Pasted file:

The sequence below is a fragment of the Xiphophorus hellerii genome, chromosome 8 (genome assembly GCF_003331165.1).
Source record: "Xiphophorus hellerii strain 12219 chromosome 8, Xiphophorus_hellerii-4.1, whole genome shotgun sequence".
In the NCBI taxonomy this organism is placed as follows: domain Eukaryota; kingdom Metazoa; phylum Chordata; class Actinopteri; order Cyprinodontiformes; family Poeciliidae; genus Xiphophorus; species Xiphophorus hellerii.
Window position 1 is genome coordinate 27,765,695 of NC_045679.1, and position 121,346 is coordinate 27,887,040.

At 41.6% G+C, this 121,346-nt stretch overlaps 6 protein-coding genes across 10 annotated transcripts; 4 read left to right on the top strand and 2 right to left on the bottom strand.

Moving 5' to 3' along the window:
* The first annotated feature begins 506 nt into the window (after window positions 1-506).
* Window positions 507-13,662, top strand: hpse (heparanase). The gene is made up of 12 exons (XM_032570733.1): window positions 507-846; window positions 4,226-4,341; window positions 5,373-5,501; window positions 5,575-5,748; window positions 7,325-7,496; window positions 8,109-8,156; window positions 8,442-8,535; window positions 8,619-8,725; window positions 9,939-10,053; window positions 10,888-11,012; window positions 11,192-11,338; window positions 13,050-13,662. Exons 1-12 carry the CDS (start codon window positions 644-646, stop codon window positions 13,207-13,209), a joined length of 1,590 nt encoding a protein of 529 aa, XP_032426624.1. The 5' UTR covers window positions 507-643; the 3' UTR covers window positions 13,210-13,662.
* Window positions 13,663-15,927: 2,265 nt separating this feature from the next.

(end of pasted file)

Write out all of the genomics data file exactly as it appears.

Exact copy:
The sequence below is a fragment of the Xiphophorus hellerii genome, chromosome 8 (genome assembly GCF_003331165.1).
Source record: "Xiphophorus hellerii strain 12219 chromosome 8, Xiphophorus_hellerii-4.1, whole genome shotgun sequence".
In the NCBI taxonomy this organism is placed as follows: domain Eukaryota; kingdom Metazoa; phylum Chordata; class Actinopteri; order Cyprinodontiformes; family Poeciliidae; genus Xiphophorus; species Xiphophorus hellerii.
Window position 1 is genome coordinate 27,765,695 of NC_045679.1, and position 121,346 is coordinate 27,887,040.

At 41.6% G+C, this 121,346-nt stretch overlaps 6 protein-coding genes across 10 annotated transcripts; 4 read left to right on the top strand and 2 right to left on the bottom strand.

Moving 5' to 3' along the window:
* The first annotated feature begins 506 nt into the window (after window positions 1-506).
* Window positions 507-13,662, top strand: hpse (heparanase). The gene is made up of 12 exons (XM_032570733.1): window positions 507-846; window positions 4,226-4,341; window positions 5,373-5,501; window positions 5,575-5,748; window positions 7,325-7,496; window positions 8,109-8,156; window positions 8,442-8,535; window positions 8,619-8,725; window positions 9,939-10,053; window positions 10,888-11,012; window positions 11,192-11,338; window positions 13,050-13,662. Exons 1-12 carry the CDS (start codon window positions 644-646, stop codon window positions 13,207-13,209), a joined length of 1,590 nt encoding a protein of 529 aa, XP_032426624.1. The 5' UTR covers window positions 507-643; the 3' UTR covers window positions 13,210-13,662.
* Window positions 13,663-15,927: 2,265 nt separating this feature from the next.